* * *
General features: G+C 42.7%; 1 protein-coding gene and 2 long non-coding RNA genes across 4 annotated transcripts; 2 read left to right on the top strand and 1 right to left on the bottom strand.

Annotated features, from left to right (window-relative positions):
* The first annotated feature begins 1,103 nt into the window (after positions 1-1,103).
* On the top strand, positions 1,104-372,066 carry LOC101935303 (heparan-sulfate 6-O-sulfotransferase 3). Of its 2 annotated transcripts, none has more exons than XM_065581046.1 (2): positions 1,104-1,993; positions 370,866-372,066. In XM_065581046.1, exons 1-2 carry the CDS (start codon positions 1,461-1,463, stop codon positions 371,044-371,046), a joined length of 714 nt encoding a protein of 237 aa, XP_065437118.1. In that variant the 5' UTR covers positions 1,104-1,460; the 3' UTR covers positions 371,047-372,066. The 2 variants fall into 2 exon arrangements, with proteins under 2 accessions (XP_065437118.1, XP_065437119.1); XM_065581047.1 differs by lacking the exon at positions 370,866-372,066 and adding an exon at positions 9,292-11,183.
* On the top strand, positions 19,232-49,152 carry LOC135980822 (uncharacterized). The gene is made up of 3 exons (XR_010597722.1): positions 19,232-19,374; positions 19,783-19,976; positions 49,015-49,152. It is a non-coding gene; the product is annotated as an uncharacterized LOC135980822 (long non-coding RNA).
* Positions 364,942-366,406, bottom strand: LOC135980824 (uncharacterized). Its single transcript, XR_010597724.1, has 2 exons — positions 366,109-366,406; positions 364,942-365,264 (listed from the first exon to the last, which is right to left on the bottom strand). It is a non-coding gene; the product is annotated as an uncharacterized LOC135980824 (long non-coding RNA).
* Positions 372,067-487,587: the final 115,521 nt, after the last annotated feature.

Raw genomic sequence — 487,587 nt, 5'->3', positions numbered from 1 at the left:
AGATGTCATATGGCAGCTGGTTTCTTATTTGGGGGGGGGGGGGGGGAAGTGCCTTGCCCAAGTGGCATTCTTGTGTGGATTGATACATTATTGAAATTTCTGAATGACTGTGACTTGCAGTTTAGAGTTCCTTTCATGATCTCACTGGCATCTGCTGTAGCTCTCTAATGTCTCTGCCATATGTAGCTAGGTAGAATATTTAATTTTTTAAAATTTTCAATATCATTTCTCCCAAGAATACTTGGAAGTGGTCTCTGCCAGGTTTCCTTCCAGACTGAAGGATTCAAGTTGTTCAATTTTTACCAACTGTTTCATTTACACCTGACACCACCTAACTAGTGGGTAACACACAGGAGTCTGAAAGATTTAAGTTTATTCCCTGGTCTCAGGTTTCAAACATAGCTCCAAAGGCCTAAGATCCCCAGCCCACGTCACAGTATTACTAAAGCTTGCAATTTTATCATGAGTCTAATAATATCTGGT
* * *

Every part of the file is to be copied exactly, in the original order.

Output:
General features: G+C 42.7%; 1 protein-coding gene and 2 long non-coding RNA genes across 4 annotated transcripts; 2 read left to right on the top strand and 1 right to left on the bottom strand.

Annotated features, from left to right (window-relative positions):
* The first annotated feature begins 1,103 nt into the window (after positions 1-1,103).
* On the top strand, positions 1,104-372,066 carry LOC101935303 (heparan-sulfate 6-O-sulfotransferase 3). Of its 2 annotated transcripts, none has more exons than XM_065581046.1 (2): positions 1,104-1,993; positions 370,866-372,066. In XM_065581046.1, exons 1-2 carry the CDS (start codon positions 1,461-1,463, stop codon positions 371,044-371,046), a joined length of 714 nt encoding a protein of 237 aa, XP_065437118.1. In that variant the 5' UTR covers positions 1,104-1,460; the 3' UTR covers positions 371,047-372,066. The 2 variants fall into 2 exon arrangements, with proteins under 2 accessions (XP_065437118.1, XP_065437119.1); XM_065581047.1 differs by lacking the exon at positions 370,866-372,066 and adding an exon at positions 9,292-11,183.
* On the top strand, positions 19,232-49,152 carry LOC135980822 (uncharacterized). The gene is made up of 3 exons (XR_010597722.1): positions 19,232-19,374; positions 19,783-19,976; positions 49,015-49,152. It is a non-coding gene; the product is annotated as an uncharacterized LOC135980822 (long non-coding RNA).
* Positions 364,942-366,406, bottom strand: LOC135980824 (uncharacterized). Its single transcript, XR_010597724.1, has 2 exons — positions 366,109-366,406; positions 364,942-365,264 (listed from the first exon to the last, which is right to left on the bottom strand). It is a non-coding gene; the product is annotated as an uncharacterized LOC135980824 (long non-coding RNA).
* Positions 372,067-487,587: the final 115,521 nt, after the last annotated feature.

Raw genomic sequence — 487,587 nt, 5'->3', positions numbered from 1 at the left:
AGATGTCATATGGCAGCTGGTTTCTTATTTGGGGGGGGGGGGGGGGAAGTGCCTTGCCCAAGTGGCATTCTTGTGTGGATTGATACATTATTGAAATTTCTGAATGACTGTGACTTGCAGTTTAGAGTTCCTTTCATGATCTCACTGGCATCTGCTGTAGCTCTCTAATGTCTCTGCCATATGTAGCTAGGTAGAATATTTAATTTTTTAAAATTTTCAATATCATTTCTCCCAAGAATACTTGGAAGTGGTCTCTGCCAGGTTTCCTTCCAGACTGAAGGATTCAAGTTGTTCAATTTTTACCAACTGTTTCATTTACACCTGACACCACCTAACTAGTGGGTAACACACAGGAGTCTGAAAGATTTAAGTTTATTCCCTGGTCTCAGGTTTCAAACATAGCTCCAAAGGCCTAAGATCCCCAGCCCACGTCACAGTATTACTAAAGCTTGCAATTTTATCATGAGTCTAATAATATCTGGT